Paul Stepola, an agent working for the National Peacekeeping Organization(NPO), has been assigned to enforce compliance with the world government’s prohibition on religion. Paul relishes his job and is good at it. He is determined to expose underground religion ~ flush it out, expose it and kill it ~ until his life is turned upside down and he is forced to look at life in a different way.

As Paul begins to unravel the truth about what he has found, events taking place around the world start to make sense. Something big is coming ~ something that can’t be stopped. And it’s coming soon.


Jerry B. Jenkins, former vice president for publishing at Moody Bible Institute of Chicago and currently chairman of the board of trustees, is the author of more than 175 books, including the best~selling Left Behind series. Twenty of his books have reached the New York Times Best Sellers List (seven in the number one spot) and have also appeared on the USA Today, Publishers Weekly and Wall Street Journal best~seller lists. Desecration, book nine of the Left Behind series, was the best~selling book in the world in 2001. His books have sold nearly 70 million copies.

You can connect with Jerry B. Jenkins on his website, liking him on Facebook or following him on Twitter.


This is a modern retelling of Paul’s conversion on the road to Damascus (Acts 9: 1~21) that’s set in a post~Apocalyptic United States that has been reduced to seven regions which mirror the last seven churches in the book of Revelation. And much like the Christians in the early church, Christians in post~World War III America have to live and worship underground or face prosecution.

I wanted to like this book because I’m such a big fan of the Left Behind series but I couldn’t suspend my belief long enough to let it happen. I don’t doubt for a minute that there will come a time when Christians will be persecuted (to an extent, Christianity and many of its core beliefs have already come under fire) but what I have a hard time believing is that the U.S. will reflect the last seven churches as portrayed in the book.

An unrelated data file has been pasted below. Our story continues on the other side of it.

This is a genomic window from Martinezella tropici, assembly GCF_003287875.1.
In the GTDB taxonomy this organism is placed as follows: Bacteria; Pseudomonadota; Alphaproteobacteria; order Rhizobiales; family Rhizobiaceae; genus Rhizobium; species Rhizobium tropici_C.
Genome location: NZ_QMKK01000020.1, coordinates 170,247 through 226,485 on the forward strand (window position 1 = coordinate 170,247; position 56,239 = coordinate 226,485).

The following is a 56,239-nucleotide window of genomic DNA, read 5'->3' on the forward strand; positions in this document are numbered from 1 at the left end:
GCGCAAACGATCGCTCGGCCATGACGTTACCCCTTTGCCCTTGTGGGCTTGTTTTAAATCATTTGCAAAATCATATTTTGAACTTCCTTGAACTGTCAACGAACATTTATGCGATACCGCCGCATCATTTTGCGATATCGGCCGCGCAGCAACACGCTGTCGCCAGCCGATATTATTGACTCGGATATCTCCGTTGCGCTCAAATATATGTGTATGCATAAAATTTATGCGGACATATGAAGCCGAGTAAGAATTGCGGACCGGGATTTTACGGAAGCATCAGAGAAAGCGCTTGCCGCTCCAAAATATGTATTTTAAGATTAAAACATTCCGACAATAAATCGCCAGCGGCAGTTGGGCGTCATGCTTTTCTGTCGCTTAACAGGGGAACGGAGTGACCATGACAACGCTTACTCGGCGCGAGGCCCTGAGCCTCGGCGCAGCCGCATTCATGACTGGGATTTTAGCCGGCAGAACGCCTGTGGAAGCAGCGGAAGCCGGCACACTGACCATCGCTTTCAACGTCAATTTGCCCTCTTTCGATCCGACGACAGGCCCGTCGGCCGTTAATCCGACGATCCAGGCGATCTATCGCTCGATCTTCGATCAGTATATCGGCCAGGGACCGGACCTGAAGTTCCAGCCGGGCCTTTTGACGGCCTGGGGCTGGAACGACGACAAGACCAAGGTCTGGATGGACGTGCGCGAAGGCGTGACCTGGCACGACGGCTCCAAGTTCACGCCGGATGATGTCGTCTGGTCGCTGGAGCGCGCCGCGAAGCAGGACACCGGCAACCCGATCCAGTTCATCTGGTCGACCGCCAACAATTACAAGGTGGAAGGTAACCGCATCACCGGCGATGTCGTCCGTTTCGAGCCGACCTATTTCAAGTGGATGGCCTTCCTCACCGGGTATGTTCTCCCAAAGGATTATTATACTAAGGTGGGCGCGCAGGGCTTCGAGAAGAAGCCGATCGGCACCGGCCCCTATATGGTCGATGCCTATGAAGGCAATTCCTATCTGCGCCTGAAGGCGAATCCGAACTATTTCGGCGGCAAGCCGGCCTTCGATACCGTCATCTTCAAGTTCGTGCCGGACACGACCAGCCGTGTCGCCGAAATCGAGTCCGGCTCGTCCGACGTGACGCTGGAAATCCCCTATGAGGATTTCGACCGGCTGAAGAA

The characters are a little dull and the action is brutal/intense to say the least (there are a couple of murder scenes that are kind of gory). I just think there could have been more to this story than there was… Maybe if it had followed the Bible a little more closely and not been as contrived it could have been better. I didn’t mind it being set in the U.S., I just have a hard time with the obvious connection between the United Seven States and the seven churches of the last days (it just seems like that would be more of a Middle Eastern focus).

On the positive side, this was a quick and easy read that leaves just enough cliffhangers to flow into a series. It’d be interesting to see if the characters are more fleshed out and if the story aligns more closely to biblical prophecy than it does right now.


Page 257

But religion and true Christianity are two entirely different things.


Page 194:

 I’m looking for a dramatically pretty blonde, about thirty, who might have come around talking to working girls.


Disclosure: This review refers to the electronic version of this book. I didn’t receive any compensation for this post.